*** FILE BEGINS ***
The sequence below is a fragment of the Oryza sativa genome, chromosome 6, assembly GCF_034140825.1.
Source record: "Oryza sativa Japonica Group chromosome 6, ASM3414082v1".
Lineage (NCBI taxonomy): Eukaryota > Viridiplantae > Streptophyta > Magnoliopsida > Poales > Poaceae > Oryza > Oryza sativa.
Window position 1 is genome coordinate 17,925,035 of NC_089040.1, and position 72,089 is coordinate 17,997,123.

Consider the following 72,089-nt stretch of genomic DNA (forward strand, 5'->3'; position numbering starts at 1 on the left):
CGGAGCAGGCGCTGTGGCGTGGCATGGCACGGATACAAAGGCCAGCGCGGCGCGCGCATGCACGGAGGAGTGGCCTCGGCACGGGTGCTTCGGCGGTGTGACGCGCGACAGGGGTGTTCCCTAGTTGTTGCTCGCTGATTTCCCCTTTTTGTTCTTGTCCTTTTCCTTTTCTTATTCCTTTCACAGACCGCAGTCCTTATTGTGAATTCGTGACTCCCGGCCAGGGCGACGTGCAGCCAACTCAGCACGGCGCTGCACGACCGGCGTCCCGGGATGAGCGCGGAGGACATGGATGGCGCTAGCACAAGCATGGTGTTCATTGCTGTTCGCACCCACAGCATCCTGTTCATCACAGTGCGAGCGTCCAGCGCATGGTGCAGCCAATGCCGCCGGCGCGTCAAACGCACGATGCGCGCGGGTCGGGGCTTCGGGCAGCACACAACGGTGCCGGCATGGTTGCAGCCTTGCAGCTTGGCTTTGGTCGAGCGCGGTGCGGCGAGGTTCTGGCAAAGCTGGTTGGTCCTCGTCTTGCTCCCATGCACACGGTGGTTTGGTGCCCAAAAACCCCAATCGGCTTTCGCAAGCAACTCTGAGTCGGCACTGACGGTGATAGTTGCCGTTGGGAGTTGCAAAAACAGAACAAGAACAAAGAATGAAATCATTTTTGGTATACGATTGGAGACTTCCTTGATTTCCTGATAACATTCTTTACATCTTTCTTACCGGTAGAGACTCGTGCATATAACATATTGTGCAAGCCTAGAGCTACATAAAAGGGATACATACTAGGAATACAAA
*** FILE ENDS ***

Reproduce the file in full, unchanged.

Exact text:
The sequence below is a fragment of the Oryza sativa genome, chromosome 6, assembly GCF_034140825.1.
Source record: "Oryza sativa Japonica Group chromosome 6, ASM3414082v1".
Lineage (NCBI taxonomy): Eukaryota > Viridiplantae > Streptophyta > Magnoliopsida > Poales > Poaceae > Oryza > Oryza sativa.
Window position 1 is genome coordinate 17,925,035 of NC_089040.1, and position 72,089 is coordinate 17,997,123.

Consider the following 72,089-nt stretch of genomic DNA (forward strand, 5'->3'; position numbering starts at 1 on the left):
CGGAGCAGGCGCTGTGGCGTGGCATGGCACGGATACAAAGGCCAGCGCGGCGCGCGCATGCACGGAGGAGTGGCCTCGGCACGGGTGCTTCGGCGGTGTGACGCGCGACAGGGGTGTTCCCTAGTTGTTGCTCGCTGATTTCCCCTTTTTGTTCTTGTCCTTTTCCTTTTCTTATTCCTTTCACAGACCGCAGTCCTTATTGTGAATTCGTGACTCCCGGCCAGGGCGACGTGCAGCCAACTCAGCACGGCGCTGCACGACCGGCGTCCCGGGATGAGCGCGGAGGACATGGATGGCGCTAGCACAAGCATGGTGTTCATTGCTGTTCGCACCCACAGCATCCTGTTCATCACAGTGCGAGCGTCCAGCGCATGGTGCAGCCAATGCCGCCGGCGCGTCAAACGCACGATGCGCGCGGGTCGGGGCTTCGGGCAGCACACAACGGTGCCGGCATGGTTGCAGCCTTGCAGCTTGGCTTTGGTCGAGCGCGGTGCGGCGAGGTTCTGGCAAAGCTGGTTGGTCCTCGTCTTGCTCCCATGCACACGGTGGTTTGGTGCCCAAAAACCCCAATCGGCTTTCGCAAGCAACTCTGAGTCGGCACTGACGGTGATAGTTGCCGTTGGGAGTTGCAAAAACAGAACAAGAACAAAGAATGAAATCATTTTTGGTATACGATTGGAGACTTCCTTGATTTCCTGATAACATTCTTTACATCTTTCTTACCGGTAGAGACTCGTGCATATAACATATTGTGCAAGCCTAGAGCTACATAAAAGGGATACATACTAGGAATACAAA